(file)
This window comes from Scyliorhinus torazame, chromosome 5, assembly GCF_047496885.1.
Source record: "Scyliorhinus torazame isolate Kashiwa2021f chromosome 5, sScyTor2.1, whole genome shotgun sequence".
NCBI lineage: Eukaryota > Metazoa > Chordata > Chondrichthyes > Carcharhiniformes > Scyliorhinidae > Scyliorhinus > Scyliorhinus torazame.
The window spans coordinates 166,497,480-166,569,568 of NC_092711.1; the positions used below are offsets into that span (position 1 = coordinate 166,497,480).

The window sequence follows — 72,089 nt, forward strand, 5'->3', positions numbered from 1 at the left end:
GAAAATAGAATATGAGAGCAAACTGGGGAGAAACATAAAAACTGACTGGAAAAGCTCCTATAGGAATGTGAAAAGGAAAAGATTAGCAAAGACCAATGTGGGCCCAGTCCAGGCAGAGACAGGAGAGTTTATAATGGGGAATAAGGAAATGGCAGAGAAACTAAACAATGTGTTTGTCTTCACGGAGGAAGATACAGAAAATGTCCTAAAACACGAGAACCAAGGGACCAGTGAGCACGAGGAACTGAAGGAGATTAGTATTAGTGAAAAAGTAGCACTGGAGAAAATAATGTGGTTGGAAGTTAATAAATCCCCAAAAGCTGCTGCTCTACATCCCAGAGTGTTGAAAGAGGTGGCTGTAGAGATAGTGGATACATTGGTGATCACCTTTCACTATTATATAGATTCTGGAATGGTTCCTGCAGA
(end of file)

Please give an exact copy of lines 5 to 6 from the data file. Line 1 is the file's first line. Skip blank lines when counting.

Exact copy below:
The window sequence follows — 72,089 nt, forward strand, 5'->3', positions numbered from 1 at the left end:
GAAAATAGAATATGAGAGCAAACTGGGGAGAAACATAAAAACTGACTGGAAAAGCTCCTATAGGAATGTGAAAAGGAAAAGATTAGCAAAGACCAATGTGGGCCCAGTCCAGGCAGAGACAGGAGAGTTTATAATGGGGAATAAGGAAATGGCAGAGAAACTAAACAATGTGTTTGTCTTCACGGAGGAAGATACAGAAAATGTCCTAAAACACGAGAACCAAGGGACCAGTGAGCACGAGGAACTGAAGGAGATTAGTATTAGTGAAAAAGTAGCACTGGAGAAAATAATGTGGTTGGAAGTTAATAAATCCCCAAAAGCTGCTGCTCTACATCCCAGAGTGTTGAAAGAGGTGGCTGTAGAGATAGTGGATACATTGGTGATCACCTTTCACTATTATATAGATTCTGGAATGGTTCCTGCAGA